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  13. #13
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    What a great read -- just riveting!

    One question: Is there anything anywhere about a search done on the grounds?

  14. #14
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    Quote Originally Posted by Mr. E View Post
    What a great read -- just riveting!

    One question: Is there anything anywhere about a search done on the grounds?
    Yes, there was an extensive search done on land and from the air. Apparently they had some sort of magnifying apparatus attached to a plane that flew over the area trying to locate any sign of Alice. Also, the surrounding areas of water were searched and, at one time, a body was found that at first was thought to be Alice. Turns out the body was that of a man.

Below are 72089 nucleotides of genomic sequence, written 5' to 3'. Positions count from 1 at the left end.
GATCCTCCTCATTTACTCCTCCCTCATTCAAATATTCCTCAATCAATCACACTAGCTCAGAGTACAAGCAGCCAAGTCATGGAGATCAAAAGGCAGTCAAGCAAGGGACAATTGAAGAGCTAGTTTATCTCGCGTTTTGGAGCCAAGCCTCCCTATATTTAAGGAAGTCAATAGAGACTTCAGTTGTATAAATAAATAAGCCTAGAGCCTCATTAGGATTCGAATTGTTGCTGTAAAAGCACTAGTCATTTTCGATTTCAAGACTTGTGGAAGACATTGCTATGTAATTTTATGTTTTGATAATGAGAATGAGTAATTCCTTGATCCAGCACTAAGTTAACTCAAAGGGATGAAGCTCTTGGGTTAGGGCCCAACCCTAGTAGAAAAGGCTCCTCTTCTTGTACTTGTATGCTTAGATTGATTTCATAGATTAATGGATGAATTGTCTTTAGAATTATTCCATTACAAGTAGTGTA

15. #15
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    Quote Originally Posted by liz325 View Post
    I did a quick search last night in the archives and I found an article in an Oshkosh, WI newspaper from August of 1937 that said Anna was not the only witness who saw Alice in the black sedan. I think it said a postal employee saw her in such a car as well. I will have to look again this weekend and see if I can find any other articles that say the same thing. I may find out the postal worker later said she was mistaken or made it up.
    I also saw that article, but after searching the New York Times archives, I found a couple of other articles that refuted that sighting. There actually were a number of alleged sightings of Alice, in Boston as well as New York, but nothing was ever confirmed. Also, there were telephone calls from women claiming to be Alice which were determined to be hoaxes.

    The train stations were checked to see if anyone sold a ticket to Alice, or a woman matching Alice's description, and that turned up nothing.

    I have more info to post on this case, and when I get it put into some kind of coherent form, I'll post it here.